Described as a breakthrough, not just for gaming but for neurological research, imec and Holst Centre have created an EEG headset to detect the wearer’s emotion

A prototype of an electroencephalogram (EEG) headset that can measure emotions and cognitive processes in the brain was demonstrated at CES 2018. It has been developed by research hub, imec and the Holst Centre to monitor the EEG signals in real time to assess the emotional state of the wearer.

The link between EEG brain scans, conventionally used to diagnose medical or sleep conditions, to emotional states is a recent one. Studying brain scans may be able to develop e-learning applications, and for gaming, real-time emotion detection could be exploited for different play scenarios. 

Real-time emotions can be detected through wireless EEG headsets, which are comfortable. The EEG electrodes can be strategically and accurately placed, making the headset more accessible to more users than purely a medical setting.

Figure 1: The EEG headset uses wireless technology and EEG electrodes to analyse the wearer’s emotions 

Imec’s EEG headset uses low power technology, active EEG dry-electrodes from Datwyler Sealing and software to accurately monitor frontal EEG signals.

Datwyler Sealing Solutions has worked with imec and Holst, the R&D centre specialising in wireless autonomous sensor technologies and flexible electronics, in the past. The trio jointly developed a polymer dry electrode as an alternative to gel versions which are soft, flexible and optimised for skin impedance noise. Earlier dry electrodes were uncomfortable and sometimes painful as they use rigid, metal pins. They can be used in place of gel electrodes which can cause skin irritation, can be difficult to apply and uncomfortable to remove. The dry electrodes are made from ethylene propylene diene monomer (EPDM) rubber, containing various additives to optimise conductivity, flexibility and ease of fabrication.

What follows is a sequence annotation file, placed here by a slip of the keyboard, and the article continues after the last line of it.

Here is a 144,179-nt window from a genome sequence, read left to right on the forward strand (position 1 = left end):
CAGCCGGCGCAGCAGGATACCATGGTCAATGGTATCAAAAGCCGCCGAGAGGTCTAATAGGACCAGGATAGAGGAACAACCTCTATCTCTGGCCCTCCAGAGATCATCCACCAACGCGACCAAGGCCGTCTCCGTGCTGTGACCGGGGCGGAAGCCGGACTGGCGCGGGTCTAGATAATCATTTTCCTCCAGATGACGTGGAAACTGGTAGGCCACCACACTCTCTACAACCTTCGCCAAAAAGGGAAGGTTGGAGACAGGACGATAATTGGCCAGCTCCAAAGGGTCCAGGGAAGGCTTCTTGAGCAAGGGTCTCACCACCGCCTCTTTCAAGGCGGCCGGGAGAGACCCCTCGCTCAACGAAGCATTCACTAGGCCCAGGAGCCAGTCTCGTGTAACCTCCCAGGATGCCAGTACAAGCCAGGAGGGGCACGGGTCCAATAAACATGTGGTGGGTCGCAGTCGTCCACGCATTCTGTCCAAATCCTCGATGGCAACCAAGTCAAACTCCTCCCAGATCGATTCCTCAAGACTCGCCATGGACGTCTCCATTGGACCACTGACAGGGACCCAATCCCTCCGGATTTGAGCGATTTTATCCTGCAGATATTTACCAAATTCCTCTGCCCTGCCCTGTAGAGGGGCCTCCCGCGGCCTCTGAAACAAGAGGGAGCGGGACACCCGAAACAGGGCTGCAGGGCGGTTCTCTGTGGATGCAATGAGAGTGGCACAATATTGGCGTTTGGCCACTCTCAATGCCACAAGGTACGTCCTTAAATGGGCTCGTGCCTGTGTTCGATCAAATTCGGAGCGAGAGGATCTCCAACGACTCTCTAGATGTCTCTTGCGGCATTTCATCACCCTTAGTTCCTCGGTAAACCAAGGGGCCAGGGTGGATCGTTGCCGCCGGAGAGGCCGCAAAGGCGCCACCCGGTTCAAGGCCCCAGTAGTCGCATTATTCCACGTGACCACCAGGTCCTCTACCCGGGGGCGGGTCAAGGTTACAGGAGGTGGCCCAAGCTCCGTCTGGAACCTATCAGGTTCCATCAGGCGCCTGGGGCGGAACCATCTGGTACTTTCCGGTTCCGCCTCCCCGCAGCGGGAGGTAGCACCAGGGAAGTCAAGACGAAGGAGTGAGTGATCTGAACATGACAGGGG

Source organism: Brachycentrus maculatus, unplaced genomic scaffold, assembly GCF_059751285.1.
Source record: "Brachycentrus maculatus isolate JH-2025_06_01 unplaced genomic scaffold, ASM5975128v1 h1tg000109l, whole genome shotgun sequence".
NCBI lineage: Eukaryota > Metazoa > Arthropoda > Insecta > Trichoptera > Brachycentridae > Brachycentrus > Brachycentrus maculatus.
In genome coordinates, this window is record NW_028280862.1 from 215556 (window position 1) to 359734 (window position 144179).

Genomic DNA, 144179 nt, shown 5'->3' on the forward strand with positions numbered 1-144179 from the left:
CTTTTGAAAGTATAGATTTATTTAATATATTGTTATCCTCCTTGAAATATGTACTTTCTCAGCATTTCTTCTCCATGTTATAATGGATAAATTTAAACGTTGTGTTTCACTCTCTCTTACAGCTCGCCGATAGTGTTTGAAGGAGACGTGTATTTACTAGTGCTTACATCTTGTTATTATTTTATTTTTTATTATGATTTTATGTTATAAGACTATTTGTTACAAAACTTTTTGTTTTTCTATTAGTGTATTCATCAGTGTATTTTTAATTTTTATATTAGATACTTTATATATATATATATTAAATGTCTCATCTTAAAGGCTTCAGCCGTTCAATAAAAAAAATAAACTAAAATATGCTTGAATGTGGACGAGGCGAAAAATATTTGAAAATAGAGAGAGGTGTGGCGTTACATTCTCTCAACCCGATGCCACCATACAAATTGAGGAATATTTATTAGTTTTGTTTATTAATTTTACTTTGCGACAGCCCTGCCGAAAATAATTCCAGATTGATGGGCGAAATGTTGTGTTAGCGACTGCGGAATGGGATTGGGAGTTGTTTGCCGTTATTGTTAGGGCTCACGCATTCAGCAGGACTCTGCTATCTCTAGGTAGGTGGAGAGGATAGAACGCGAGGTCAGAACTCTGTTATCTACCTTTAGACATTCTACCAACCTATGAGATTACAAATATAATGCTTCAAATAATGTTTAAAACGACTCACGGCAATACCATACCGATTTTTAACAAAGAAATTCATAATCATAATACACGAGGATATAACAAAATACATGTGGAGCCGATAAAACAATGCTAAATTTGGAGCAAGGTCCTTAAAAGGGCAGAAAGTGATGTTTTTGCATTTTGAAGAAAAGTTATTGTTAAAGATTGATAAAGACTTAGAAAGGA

In relation to EEG signals, the polymer electrodes are coupled with an active circuit, forming a so-called ‘active electrode.’ A prototype headset with the dry electrodes was shown in 2014 at the mHealth Summit 2014, Washington, DC, USA. It achieved similar EEG recordings compared to that of metal dry electrodes, while the user reported “substantially improved” comfort levels.

 

Figure 2: Holst Centre and imec introduced polymer dry electrodes for biopotential measurements such as EEG and ECG [Picture Holst Centre – Open-Innovation by imec and TNO]

This headset contains a headphone jack and is Bluetooth-compatible for music streaming. Integrating music playback allows the system to not only measure, but also influence the emotions of the person wearing the headset, reports imec. With the help of artificial intelligence, the headset can learn the personal musical preferences of the wearer and compose and playback, in real-time, music that fits those preferences and influence emotions.

Osaka University developed machine learning algorithms integrating personalised emotion classification and real-time music composition into the system. The Brain Melody system combines model-based emotion recognition with techniques for real-time music composition and musical expression, explained Professor Masayuki Numao from the Institute of Scientific and Industrial Research (ISIR), Osaka University.

“Imec’s extensive expertise in this domain is a result of nearly a decade of work in creating circuits and compact systems for wearable EEG monitoring,” said Chris Van Hoof, senior director connected health solutions, imec. “Leveraging the expertise of our project partners: Osaka University and Datwyler, we could develop a new type of EEG headset that will be vital for clinical research on emotion estimation in therapeutic environments or for neurofeedback through aural stimulation for relaxation, cognitive enhancement and memory improvement purposes. Since the headset is pre-fitted with electrodes, this eliminates the need for expertise in electrode placement and can be used on a regular basis with minimal setup time. We’re excited about how the headset can be leveraged in the gaming community to develop enhanced and more immersive games.” 

 

http://www.imec-int.com

http://www.holstcentre.com

http://sealing.datwyler.com/

http://www.osaka-u.ac.jp/en